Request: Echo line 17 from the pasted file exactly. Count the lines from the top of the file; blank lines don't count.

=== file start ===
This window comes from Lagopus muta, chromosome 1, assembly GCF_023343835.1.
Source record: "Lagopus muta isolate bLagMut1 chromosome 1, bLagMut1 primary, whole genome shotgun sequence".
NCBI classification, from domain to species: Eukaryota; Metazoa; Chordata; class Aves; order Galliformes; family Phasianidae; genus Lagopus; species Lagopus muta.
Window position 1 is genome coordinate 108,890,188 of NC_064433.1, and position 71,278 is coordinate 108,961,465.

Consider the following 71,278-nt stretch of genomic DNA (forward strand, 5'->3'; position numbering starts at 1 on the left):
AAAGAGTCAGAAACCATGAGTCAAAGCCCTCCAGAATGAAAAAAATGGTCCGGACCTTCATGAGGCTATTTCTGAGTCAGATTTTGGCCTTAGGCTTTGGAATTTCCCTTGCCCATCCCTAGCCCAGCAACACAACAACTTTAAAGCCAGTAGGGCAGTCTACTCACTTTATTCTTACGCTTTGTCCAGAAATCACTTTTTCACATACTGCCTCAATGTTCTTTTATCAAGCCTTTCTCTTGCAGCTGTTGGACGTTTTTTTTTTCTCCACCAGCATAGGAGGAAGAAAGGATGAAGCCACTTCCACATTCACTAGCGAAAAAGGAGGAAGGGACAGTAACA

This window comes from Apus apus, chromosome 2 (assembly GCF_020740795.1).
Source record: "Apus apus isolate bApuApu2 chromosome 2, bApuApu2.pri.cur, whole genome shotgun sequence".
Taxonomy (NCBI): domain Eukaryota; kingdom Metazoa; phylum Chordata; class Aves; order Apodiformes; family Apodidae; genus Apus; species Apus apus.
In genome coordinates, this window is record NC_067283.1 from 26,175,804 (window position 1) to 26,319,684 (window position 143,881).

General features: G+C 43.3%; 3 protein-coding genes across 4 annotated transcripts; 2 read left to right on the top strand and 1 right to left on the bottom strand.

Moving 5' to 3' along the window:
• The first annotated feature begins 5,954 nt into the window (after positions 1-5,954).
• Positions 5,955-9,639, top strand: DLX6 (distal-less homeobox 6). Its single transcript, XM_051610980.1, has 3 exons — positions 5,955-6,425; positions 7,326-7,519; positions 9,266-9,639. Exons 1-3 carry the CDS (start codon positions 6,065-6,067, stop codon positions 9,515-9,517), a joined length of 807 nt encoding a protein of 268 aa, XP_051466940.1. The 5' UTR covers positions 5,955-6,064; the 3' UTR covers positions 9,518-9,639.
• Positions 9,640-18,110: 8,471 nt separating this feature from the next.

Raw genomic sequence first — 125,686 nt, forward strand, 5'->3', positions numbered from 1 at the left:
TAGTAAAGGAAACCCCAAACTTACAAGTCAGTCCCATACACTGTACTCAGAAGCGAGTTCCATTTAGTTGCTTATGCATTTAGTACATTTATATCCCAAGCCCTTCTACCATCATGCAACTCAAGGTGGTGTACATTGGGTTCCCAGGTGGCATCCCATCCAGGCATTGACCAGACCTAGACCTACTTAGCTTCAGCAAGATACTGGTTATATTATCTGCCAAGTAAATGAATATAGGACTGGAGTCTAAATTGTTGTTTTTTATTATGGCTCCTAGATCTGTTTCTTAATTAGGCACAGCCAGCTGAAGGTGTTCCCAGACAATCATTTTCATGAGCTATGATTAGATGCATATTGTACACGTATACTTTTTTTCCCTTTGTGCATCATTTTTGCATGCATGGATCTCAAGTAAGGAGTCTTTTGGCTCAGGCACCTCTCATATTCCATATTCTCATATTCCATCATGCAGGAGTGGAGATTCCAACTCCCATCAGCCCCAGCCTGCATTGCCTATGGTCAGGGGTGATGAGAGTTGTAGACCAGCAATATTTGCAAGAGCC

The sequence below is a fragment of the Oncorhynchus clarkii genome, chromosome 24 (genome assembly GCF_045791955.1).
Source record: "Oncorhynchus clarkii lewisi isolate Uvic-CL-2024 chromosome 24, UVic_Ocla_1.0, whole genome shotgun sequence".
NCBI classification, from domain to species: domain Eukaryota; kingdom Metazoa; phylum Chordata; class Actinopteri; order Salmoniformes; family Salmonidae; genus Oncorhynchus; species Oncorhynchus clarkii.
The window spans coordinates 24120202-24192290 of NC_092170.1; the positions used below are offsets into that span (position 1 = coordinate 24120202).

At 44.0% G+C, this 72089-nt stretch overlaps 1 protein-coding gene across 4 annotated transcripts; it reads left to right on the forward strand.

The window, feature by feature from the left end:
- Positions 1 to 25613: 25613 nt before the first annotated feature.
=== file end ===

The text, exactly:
TAGTAAAGGAAACCCCAAACTTACAAGTCAGTCCCATACACTGTACTCAGAAGCGAGTTCCATTTAGTTGCTTATGCATTTAGTACATTTATATCCCAAGCCCTTCTACCATCATGCAACTCAAGGTGGTGTACATTGGGTTCCCAGGTGGCATCCCATCCAGGCATTGACCAGACCTAGACCTACTTAGCTTCAGCAAGATACTGGTTATATTATCTGCCAAGTAAATGAATATAGGACTGGAGTCTAAATTGTTGTTTTTTATTATGGCTCCTAGATCTGTTTCTTAATTAGGCACAGCCAGCTGAAGGTGTTCCCAGACAATCATTTTCATGAGCTATGATTAGATGCATATTGTACACGTATACTTTTTTTCCCTTTGTGCATCATTTTTGCATGCATGGATCTCAAGTAAGGAGTCTTTTGGCTCAGGCACCTCTCATATTCCATATTCTCATATTCCATCATGCAGGAGTGGAGATTCCAACTCCCATCAGCCCCAGCCTGCATTGCCTATGGTCAGGGGTGATGAGAGTTGTAGACCAGCAATATTTGCAAGAGCC